19 February 2007 The use of planarians as in vivo animal model to study laser biomodulation effects
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A variety of effects is attributed to the photo stimulation of tissues, such as improved healing of ulcers, analgesic and anti-inflammatory effects, stimulation of the proliferation of cells of different origins and stimulation of bone repair. Some investigations that make qualitative evaluations, like wound healing and evaluation of pain and edema, can be conducted in human subjects. However, deeper investigations on the mechanisms of action of the light stimulus and other quantitative works that requires biopsies or destructive analysis has to be carried out in animal models or in cell cultures. In this work, we propose the use of planarians as a model to study laser-tissue interaction. Contrasting with cell cultures and unicellular organisms, planarians are among the simplest organism having tissue layers, central nerve system, digestive and excretory system that might have been platforms for the evolution of the complex and highly organized tissues and organs found in higher organisms. For the present study, 685 nm laser radiation was employed. Planarians were cut transversally, in a plane posterior to the auricles. The body fragments were left to regenerate and the proliferation dynamics of stem cells was studied by using histological analysis. Maximum cell count was obtained for the laser treated group at the 4th experimental day. At that experimental time, we also had the largest difference between the irradiated and the non-irradiated control group. We concluded that the studied flatworm could be an interesting animal model for in vivo studies of laser-tissue interactions.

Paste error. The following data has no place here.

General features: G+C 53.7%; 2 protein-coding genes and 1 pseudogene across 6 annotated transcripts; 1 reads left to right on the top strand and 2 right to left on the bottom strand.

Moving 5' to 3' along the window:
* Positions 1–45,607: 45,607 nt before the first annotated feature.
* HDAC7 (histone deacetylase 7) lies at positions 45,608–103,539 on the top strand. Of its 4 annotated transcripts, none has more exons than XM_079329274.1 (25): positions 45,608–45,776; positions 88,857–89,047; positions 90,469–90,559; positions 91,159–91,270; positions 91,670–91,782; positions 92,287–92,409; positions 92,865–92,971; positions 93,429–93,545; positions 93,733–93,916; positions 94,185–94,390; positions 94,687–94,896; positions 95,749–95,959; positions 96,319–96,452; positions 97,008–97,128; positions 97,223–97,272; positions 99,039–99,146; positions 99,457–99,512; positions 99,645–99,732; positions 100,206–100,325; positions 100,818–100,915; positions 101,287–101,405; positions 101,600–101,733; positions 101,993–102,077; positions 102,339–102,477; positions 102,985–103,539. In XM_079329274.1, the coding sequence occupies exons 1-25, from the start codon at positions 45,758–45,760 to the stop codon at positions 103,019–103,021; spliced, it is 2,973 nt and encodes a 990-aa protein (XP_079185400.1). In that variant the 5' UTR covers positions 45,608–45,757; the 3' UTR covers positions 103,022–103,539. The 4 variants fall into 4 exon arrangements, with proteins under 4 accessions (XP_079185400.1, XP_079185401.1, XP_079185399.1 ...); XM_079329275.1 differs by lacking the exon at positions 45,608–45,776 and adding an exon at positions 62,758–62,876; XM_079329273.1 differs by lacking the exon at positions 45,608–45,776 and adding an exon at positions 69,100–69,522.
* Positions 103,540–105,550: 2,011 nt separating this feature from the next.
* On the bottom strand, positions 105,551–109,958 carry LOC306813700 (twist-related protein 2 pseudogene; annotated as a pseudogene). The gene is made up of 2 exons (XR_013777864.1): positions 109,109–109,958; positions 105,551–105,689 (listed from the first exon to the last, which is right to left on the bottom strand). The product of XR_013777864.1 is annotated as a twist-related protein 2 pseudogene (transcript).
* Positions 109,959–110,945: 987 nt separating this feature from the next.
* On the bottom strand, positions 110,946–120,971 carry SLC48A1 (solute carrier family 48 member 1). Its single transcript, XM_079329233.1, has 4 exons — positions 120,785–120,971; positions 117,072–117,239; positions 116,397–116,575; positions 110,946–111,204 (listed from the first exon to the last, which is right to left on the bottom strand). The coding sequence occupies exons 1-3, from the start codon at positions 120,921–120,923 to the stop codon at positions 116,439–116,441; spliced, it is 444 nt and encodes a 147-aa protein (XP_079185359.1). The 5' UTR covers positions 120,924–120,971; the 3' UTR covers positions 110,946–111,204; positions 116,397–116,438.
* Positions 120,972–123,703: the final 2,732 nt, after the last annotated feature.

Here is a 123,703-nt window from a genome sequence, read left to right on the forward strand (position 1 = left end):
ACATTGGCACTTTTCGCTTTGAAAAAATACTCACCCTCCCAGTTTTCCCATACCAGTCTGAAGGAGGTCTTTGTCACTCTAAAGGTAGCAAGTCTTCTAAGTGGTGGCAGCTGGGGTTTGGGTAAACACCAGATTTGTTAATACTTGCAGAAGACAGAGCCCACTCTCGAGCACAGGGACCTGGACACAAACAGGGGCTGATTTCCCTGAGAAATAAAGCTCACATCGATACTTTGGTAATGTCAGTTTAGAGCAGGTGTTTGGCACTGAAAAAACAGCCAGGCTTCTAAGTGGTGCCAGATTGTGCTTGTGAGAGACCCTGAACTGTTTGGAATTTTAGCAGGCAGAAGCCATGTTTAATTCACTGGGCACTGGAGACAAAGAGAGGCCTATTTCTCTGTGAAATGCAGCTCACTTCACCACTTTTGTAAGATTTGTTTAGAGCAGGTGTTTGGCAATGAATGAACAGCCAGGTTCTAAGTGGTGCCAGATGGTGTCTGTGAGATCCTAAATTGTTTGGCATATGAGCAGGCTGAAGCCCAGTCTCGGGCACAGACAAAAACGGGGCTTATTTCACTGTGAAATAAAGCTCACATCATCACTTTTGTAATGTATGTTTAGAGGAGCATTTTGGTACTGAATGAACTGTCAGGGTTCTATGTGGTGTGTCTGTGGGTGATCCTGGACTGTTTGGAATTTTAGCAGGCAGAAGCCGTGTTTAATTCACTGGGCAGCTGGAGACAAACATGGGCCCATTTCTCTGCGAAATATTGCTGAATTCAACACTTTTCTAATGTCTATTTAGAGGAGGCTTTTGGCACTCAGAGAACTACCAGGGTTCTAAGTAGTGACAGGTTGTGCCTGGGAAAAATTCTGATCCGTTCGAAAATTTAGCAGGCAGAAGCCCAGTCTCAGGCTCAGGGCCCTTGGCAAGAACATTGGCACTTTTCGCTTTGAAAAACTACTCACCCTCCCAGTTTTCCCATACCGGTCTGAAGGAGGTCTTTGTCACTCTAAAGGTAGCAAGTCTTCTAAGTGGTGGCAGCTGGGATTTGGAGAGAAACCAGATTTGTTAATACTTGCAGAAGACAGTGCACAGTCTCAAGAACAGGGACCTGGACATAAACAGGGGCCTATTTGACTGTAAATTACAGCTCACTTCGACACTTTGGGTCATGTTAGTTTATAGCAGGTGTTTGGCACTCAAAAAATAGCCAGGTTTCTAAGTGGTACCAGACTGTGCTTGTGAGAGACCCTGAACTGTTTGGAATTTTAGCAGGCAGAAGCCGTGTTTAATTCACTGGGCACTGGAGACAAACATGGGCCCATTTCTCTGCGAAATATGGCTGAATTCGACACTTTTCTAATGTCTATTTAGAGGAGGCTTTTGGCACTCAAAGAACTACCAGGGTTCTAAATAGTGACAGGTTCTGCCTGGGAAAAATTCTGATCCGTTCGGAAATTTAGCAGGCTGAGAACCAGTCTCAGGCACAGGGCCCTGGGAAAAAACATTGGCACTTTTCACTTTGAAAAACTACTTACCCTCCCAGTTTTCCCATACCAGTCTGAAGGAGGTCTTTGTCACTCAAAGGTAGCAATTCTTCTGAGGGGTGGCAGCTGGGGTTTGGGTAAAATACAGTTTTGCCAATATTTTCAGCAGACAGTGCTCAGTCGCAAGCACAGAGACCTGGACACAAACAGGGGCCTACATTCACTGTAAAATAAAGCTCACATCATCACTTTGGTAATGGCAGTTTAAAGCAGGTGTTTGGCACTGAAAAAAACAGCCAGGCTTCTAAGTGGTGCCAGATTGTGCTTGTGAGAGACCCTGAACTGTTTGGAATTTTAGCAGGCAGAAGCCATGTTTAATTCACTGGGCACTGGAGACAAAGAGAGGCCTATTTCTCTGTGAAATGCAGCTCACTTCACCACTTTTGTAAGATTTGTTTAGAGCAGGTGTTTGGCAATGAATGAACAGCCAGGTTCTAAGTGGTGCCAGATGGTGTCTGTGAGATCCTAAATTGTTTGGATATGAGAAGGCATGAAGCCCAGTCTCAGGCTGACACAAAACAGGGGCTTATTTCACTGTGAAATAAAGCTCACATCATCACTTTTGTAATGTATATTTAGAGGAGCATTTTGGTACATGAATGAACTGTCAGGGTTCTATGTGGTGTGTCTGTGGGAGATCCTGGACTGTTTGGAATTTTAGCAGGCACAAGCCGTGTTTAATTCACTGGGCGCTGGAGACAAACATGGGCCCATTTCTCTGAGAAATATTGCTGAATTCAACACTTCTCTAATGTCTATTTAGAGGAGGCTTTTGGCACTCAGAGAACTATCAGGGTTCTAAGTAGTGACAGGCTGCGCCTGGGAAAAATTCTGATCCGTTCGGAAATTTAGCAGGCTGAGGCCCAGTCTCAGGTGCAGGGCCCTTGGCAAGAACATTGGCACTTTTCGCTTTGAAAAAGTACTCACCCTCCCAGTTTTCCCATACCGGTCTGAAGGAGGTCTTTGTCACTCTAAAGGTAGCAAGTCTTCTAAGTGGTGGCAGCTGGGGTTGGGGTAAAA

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Egberto Munin, Neila Maria Rocha Garcia, Allison Gustavo Braz, Sandra Cristina de Souza, Leandro Procópio Alves, Miguel Angel Castillo Salgado, Viviane Pilla, "The use of planarians as in vivo animal model to study laser biomodulation effects", Proc. SPIE 6435, Optical Interactions with Tissue and Cells XVIII, 64350T (19 February 2007); doi: 10.1117/12.701304; https://doi.org/10.1117/12.701304

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